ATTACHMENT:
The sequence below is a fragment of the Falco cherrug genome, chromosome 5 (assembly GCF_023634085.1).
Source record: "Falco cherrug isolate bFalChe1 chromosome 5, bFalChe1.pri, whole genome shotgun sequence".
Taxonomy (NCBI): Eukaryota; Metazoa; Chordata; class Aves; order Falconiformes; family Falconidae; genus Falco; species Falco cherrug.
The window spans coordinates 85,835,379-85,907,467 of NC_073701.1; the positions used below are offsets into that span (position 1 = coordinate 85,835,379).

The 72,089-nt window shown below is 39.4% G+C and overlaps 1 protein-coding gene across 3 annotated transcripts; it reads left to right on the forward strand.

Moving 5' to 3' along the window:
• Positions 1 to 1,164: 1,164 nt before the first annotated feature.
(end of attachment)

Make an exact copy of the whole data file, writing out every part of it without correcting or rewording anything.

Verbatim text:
The sequence below is a fragment of the Falco cherrug genome, chromosome 5 (assembly GCF_023634085.1).
Source record: "Falco cherrug isolate bFalChe1 chromosome 5, bFalChe1.pri, whole genome shotgun sequence".
Taxonomy (NCBI): Eukaryota; Metazoa; Chordata; class Aves; order Falconiformes; family Falconidae; genus Falco; species Falco cherrug.
The window spans coordinates 85,835,379-85,907,467 of NC_073701.1; the positions used below are offsets into that span (position 1 = coordinate 85,835,379).

The 72,089-nt window shown below is 39.4% G+C and overlaps 1 protein-coding gene across 3 annotated transcripts; it reads left to right on the forward strand.

Moving 5' to 3' along the window:
• Positions 1 to 1,164: 1,164 nt before the first annotated feature.